Butterflies are attracted to many different perennials

Backyard Q&A

In the Garden

May 02, 2004|By Dennis Bishop | Dennis Bishop,Special to the Sun

I am planning a new perennial garden and would like to include plants that attract butterflies. Could you recommend some?

There are a many good plants that can be used to attract and keep butterflies in your garden. Because there are so many, I will recommend a few and then suggest you do some further reading. Remember that these insects hatch from eggs into caterpillars, and then pupate before they become adult butterflies. To keep them in your garden area, you will need to ensure that they have a home and food for their entire life cycle. Your garden should be planted in a sunny location that is protected from strong winds. Also, it would be helpful if the garden had a few rocks.

Some common perennial plants that attract butterflies are aster, bee balm, black-eyed Susan, coneflower, coreopsis, day lily, phlox, sedum, Shasta daisy and yarrow. If you would like to use native plants, I suggest reading a pamphlet by the Maryland Native Plant Society, "Using Native Plants to Attract Butterflies." It is available through the society's Web site, www.mdflora.org. A more general publication, "Butterfly Gardening," is available through the University of Nebraska Web site, www.unl.edu.

I have a patio hibiscus tree that I am preparing to set out for the summer. Should I prune it now or wait till next fall before I bring it in for the winter?

Many gardeners cut their hibiscus trees back before they bring them in for the winter. This reduces the plant size so they better fit their smaller winter quarters, but it can be very stressful to plants. The pruning stimulates them to grow at a time when they naturally want to slow their growth for the winter. Therefore, it would be best to prune your hibiscus in early spring before its new growth cycle naturally begins.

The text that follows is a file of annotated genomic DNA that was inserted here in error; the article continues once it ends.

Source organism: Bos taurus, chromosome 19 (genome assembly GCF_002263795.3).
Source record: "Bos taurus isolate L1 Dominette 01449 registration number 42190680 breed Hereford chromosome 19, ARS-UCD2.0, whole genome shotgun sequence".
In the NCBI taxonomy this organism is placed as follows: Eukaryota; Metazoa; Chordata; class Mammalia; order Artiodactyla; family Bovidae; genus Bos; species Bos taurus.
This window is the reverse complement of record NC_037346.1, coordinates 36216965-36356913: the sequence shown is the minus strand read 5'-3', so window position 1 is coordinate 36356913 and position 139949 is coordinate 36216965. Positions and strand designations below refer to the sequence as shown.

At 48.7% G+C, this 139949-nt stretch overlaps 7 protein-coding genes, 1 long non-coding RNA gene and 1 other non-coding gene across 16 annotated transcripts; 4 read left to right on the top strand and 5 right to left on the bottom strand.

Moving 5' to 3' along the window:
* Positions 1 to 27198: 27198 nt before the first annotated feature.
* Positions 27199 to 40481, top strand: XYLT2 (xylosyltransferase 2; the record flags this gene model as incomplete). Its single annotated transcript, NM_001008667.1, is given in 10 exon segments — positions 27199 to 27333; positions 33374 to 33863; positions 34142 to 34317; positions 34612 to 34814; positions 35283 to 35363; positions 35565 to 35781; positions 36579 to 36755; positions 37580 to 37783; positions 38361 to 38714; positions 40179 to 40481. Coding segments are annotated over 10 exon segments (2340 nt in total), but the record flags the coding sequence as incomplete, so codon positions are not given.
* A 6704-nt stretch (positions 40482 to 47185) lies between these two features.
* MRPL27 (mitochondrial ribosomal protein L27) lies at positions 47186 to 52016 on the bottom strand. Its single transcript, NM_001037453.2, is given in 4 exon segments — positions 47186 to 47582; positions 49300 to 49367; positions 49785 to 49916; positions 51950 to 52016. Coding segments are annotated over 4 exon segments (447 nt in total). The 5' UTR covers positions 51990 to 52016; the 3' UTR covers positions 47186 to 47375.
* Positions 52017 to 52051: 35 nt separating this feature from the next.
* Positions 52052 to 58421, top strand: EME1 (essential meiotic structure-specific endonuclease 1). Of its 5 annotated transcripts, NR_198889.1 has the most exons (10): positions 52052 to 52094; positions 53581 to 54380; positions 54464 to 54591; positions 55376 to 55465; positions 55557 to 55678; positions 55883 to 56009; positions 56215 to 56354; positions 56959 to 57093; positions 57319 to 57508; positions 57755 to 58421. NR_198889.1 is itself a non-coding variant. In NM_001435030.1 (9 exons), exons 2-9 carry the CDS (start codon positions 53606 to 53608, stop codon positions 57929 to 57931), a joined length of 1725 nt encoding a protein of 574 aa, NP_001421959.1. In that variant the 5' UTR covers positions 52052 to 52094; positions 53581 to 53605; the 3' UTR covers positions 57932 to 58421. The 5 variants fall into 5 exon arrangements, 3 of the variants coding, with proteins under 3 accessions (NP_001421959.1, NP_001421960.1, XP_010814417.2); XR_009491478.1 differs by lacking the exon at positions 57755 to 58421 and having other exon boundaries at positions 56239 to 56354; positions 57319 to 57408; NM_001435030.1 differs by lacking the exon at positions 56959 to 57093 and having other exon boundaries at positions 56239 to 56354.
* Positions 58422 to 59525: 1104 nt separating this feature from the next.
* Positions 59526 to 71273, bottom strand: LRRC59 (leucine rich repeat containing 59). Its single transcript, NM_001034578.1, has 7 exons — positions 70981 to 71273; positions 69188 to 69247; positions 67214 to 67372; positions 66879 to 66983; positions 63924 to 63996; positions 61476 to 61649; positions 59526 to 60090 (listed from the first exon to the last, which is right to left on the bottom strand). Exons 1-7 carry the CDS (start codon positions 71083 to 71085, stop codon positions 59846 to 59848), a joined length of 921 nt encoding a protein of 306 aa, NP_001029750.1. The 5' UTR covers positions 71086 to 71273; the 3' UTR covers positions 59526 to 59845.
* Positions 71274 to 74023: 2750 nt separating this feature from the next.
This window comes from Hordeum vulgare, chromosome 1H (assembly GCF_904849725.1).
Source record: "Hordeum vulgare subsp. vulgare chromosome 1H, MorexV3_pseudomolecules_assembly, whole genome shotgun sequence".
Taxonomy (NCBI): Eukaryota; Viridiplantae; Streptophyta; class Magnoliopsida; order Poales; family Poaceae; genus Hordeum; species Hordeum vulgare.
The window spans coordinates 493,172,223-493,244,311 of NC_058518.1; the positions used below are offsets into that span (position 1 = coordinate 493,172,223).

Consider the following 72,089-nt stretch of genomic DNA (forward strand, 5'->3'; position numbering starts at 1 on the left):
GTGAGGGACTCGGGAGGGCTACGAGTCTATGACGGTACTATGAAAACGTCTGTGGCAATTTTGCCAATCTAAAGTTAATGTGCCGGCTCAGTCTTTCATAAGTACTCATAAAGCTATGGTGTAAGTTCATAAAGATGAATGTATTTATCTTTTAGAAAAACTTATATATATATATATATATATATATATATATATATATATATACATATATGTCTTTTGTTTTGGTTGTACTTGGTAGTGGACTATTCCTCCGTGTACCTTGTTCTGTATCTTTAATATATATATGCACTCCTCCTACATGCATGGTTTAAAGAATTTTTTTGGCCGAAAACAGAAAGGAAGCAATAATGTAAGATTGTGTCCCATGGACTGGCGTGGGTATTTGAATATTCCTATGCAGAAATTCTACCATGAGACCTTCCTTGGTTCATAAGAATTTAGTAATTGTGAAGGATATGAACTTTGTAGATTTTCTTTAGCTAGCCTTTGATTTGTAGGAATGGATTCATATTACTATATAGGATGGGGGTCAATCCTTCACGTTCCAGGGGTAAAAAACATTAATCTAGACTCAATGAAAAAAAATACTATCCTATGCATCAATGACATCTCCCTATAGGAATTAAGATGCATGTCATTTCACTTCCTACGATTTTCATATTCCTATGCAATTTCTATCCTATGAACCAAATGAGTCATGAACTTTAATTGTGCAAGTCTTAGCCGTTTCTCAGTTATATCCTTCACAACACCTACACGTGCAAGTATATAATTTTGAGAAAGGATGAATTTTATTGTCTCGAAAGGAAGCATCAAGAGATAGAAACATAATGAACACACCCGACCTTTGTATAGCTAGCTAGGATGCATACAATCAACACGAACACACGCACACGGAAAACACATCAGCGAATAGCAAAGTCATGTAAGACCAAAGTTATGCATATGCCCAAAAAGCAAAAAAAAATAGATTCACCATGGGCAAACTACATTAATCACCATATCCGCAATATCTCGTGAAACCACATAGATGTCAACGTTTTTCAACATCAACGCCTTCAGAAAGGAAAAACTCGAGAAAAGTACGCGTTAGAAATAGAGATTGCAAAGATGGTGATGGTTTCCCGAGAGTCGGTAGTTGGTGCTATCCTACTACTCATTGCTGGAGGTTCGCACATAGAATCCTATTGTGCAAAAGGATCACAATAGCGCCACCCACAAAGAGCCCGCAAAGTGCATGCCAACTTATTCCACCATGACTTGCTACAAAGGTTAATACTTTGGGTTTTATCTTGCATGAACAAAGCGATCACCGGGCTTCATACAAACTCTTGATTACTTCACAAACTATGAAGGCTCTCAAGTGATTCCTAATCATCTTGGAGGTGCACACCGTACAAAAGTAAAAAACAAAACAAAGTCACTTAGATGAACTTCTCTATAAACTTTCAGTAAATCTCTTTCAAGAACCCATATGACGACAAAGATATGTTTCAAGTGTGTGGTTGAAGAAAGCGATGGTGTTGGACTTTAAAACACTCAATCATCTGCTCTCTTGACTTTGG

Because you are a little behind, I recommend setting your plant out now and pruning it as soon as possible. Be sure to fertilize your tree and keep it well watered through the growing season. Hibiscus blooms on new wood, so it will take a few more weeks for your plant to get blooming, but once it starts, you will be rewarded with flowers until next fall.


1. Plant "baby food" for butterflies. The caterpillars of swallowtails feed on parsley, fennel and dill, and monarchs feed on butterfly weed (Asclepias).

2. Avoid rabbit damage in the vegetable garden by erecting a 3-foot-high wire mesh fence that extends several inches below ground level.

3. Newly planted grass seed must be kept moist or it will not germinate. When we do not have rain, water the seed daily.

Dennis Bishop is an urban horticulture educator for the Baltimore office of the Maryland Cooperative Extension Services. If you have a gardening or pest problem, you can call the Home and Garden Information Center hot line (Monday through Friday, 8 a.m. to 1 p.m.) at 800-342-2507. You can also e-mail questions, order publications and diagnose plant problems by visiting the Web site www.hgic.umd.edu.

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